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1821 Born at Amber, Derbyshire the second son of Joseph Hulse, a Cotton Spinner, and his wife Martha Sykes. Christening on 12th December 1821 at Cheadle.
1851 Living at 24 Howard Street, Cheetham. (age 29 born Amber), a Mechanical Engineer. Described as a cousin of John Leece (age 52 born Colton, Lancs) and a Provision Dealer plus his wife and family. 
1859 Birth of son Edmund Ford Hulse (1859-1921)
1860 Birth of son Joseph Whitworth Hulse (1860-1898)
1861 Living at Derby View, Withington, Lancs. (age 35 born Amber), a Mechanical Engineer. With his wife Jane Hulse (age 25 born Manchester) and their children Edward F. Hulse (age 2 born Withington) and Joseph W. Hulse (age 6 Months born Withington). 
1861 Patent. 'To Joseph Whitworth and William Wilson Hulse, of the city of Manchester, in the county of Lancaster, Engineers, for the invention of "improvements in sights for small arms and ordnance, and in fitting apparatus used with small arms."'
1862 Birth of son William Sykes Hulse (1862-1892)
1863 Patent. 'Joseph Whitworth and William Wilson Hulse, of the city of Manchester, in the county of Lancaster, Engineers, for an invention of "improvements in ordnance." —Dated 6th January, 1863.'
1864 Birth of daughter Ellen
1865 Patent. 'To William Wilson Hulse, of the city of Manchester, in the county of Lancaster, Engineer, for the invention of "improvements in machinery or tools for cutting metals or other materials."'
1865 Patent. 'To William Wilson Hulse of the city of Manchester, in the county of Lancaster, Engineer, for the invention of "improvements in machinery or tools for cutting wood or other substances.".
1867 Birth of son Richard Lamplough Hulse (1867-1903)
1869 Birth of son Harold Hatton Hulse (1869-1934)
1871 Living at The Grove, Withington, Lancs. (age 48 born Amber), a Mechanical Engineer. With his wife Jane Hulse (age 35 born Manchester) and their children Joseph Whitworth Hulse (age 10 born Withington), William Dykes Hulse (age 8 born Withington), Ellen Hulse (age 7 born Withington), Richard Lamplough Hulse (age 4 born Withington) and Harold Haton Hulse (age 1 born Withington). Six servants. 
1872 Patent. 'To William Wilson Hulse, of Manchester, in the county of Lancaster, Engineer, and Benjamin Thomas McKay, of the same place, Engineer, for the invention of "improvements in and relating to the manufacturing of floor cloth."'
1891 Living at 99 The Grove, Withington, Lancs. (age 69 born Amber), a Civil and Mechanical Engineer and an Employer. With his wife Jane Hulse (age 54) and their children William S. Hulse (age 28) and Richard L. Hulse (age 24). Also a visitor and five servants. 
1897 March 20th. Died 74.
1897 Obituary 
WILLIAM WILSON HULSE was born at Amber, Derbyshire, on 10th June 1821, being the second son of Mr. Joseph Hulse, cotton spinner, and younger brother of the late Mr. Joseph Sykes Hulse, machine-tool maker.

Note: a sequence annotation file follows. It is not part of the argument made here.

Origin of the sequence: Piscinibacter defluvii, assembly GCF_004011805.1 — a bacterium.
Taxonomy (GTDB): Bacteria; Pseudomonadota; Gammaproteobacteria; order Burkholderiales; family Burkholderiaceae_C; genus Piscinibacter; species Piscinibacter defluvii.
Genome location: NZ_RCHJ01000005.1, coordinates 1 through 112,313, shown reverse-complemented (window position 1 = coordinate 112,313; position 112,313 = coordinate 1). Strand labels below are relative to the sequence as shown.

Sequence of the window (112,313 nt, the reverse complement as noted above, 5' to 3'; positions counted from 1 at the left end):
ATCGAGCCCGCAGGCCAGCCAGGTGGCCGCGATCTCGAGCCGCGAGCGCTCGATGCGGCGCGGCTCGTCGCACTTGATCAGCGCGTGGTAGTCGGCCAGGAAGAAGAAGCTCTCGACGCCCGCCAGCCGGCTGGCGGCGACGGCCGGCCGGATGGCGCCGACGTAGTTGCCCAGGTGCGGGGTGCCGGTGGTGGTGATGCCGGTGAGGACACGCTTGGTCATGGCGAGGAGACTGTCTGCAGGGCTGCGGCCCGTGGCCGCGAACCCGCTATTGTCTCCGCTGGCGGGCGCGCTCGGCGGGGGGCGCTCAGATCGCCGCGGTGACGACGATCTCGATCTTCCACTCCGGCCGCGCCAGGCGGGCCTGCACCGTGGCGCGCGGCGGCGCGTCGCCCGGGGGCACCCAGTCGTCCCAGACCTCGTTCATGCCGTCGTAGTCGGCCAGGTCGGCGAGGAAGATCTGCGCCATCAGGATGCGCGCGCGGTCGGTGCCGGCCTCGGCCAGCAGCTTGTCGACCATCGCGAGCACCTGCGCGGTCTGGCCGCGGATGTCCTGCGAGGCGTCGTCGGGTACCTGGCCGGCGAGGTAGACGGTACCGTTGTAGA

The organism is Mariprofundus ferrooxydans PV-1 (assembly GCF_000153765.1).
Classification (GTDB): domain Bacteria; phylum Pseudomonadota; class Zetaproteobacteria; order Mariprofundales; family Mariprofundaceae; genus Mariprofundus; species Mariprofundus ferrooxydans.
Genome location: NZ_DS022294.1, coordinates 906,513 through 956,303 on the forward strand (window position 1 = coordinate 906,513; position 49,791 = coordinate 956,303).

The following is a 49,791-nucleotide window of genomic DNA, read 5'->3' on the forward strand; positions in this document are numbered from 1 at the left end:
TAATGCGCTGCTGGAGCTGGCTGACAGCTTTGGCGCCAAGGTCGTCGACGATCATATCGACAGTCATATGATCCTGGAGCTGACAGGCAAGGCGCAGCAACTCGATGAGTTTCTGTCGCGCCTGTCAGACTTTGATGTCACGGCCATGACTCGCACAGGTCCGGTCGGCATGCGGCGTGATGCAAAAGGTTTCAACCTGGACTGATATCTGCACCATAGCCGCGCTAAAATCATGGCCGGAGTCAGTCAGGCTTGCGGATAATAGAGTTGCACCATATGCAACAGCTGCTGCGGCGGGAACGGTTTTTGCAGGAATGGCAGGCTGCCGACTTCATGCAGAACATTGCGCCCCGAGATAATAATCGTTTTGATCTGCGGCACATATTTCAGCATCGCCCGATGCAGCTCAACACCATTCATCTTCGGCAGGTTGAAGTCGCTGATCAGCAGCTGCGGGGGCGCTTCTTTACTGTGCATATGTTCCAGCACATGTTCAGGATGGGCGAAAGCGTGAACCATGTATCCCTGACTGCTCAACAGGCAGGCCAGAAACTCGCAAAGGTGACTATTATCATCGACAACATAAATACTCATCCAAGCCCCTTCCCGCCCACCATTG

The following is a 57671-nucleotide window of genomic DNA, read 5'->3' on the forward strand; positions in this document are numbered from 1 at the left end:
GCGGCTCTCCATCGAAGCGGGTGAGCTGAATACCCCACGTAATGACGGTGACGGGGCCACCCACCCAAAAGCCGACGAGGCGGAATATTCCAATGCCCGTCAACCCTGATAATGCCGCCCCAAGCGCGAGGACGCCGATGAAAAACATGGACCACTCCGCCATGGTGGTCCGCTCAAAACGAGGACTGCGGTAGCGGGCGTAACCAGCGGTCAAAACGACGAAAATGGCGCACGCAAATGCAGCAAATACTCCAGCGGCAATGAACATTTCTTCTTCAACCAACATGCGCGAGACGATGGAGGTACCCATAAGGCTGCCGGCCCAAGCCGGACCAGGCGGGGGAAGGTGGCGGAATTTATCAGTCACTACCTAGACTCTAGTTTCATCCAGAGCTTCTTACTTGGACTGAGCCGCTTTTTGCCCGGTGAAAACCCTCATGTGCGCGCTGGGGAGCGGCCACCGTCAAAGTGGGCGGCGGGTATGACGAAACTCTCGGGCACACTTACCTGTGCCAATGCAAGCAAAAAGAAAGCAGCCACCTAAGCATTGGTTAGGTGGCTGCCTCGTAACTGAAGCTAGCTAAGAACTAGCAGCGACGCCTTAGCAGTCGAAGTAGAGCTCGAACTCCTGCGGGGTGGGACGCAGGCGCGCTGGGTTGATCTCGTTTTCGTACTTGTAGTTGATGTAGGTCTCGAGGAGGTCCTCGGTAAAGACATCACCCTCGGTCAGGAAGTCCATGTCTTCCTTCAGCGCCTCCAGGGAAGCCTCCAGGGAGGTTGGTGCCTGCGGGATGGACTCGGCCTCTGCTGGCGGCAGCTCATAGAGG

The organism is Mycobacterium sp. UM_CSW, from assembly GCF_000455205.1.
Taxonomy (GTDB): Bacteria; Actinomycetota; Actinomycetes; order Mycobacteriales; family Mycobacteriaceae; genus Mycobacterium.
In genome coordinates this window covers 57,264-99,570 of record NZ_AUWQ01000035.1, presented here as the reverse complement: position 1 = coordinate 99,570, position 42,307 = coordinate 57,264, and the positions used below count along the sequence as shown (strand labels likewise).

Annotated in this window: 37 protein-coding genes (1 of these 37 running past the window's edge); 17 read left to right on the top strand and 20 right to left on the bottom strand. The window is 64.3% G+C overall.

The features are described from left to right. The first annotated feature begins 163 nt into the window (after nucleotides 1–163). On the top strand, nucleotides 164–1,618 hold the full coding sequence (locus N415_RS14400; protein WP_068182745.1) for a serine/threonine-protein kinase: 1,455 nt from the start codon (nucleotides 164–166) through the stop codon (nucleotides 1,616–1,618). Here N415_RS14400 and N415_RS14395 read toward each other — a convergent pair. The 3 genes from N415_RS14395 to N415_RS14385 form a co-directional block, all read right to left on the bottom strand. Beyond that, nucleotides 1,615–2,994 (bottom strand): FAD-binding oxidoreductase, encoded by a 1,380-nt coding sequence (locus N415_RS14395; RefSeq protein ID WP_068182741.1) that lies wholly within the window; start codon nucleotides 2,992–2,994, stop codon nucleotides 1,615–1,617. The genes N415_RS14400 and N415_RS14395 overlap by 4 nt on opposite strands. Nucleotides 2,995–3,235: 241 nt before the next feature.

After being educated at King's College, Loudon, he was apprenticed at an early age to his cousin, Mr. Joseph Whitworth, of Manchester, with whom he remained for a considerable period. He ultimately became managing partner, and remained in that position until the business was converted into a company.
During that period he initiated the hollow frame now so largely adopted for machine-tools. After practising for several years as a consulting engineer, on his brother's retirement from business in 1881 be took over the Ordsal Works, Manchester, and re-designed and brought up to date the machine-tools made there. He also introduced many improvements, of which a few were referred to in his paper read before the Institution of Civil Engineers in May 1886.
In 1875 he acted as one of the British judges at the Philadelphia Exhibition, and subsequently in a similar capacity at others.
His death took place at his residence at Withington, near Manchester, on 20th March 1897, in his seventy-sixth year.
He became a Member of this Institution in 1864; and was also a Member of the Institution of Civil Engineers.
1897 Obituary 
WILLIAM WILSON HULSE, born at Amber, Derbyshire, on the 19th June, 1821, was the second son of the late Joseph Hulse, cotton-spinner, and it was at the mechanics’ shop in connection with his father’s mill that he and his cousin, Joseph (afterwards Sir Joseph) Whitworth, first obtained a knowledge of engineering work.
After being educated at King’s College, London, he was apprenticed at an early age to his cousin, who had established the Whitworth works in Chorlton Street, Manchester. He remained connected with the firm for twenty-two years, ultimately becoming managing partner with Sir Joseph Whitworth. During that period he devoted special attention to the design of machine tools and to the improvements in ordnance and small arms with which the name of Whitworth became identified, and it was he who initiated the hollow frame now universally adopted in the manufacture of machine tools.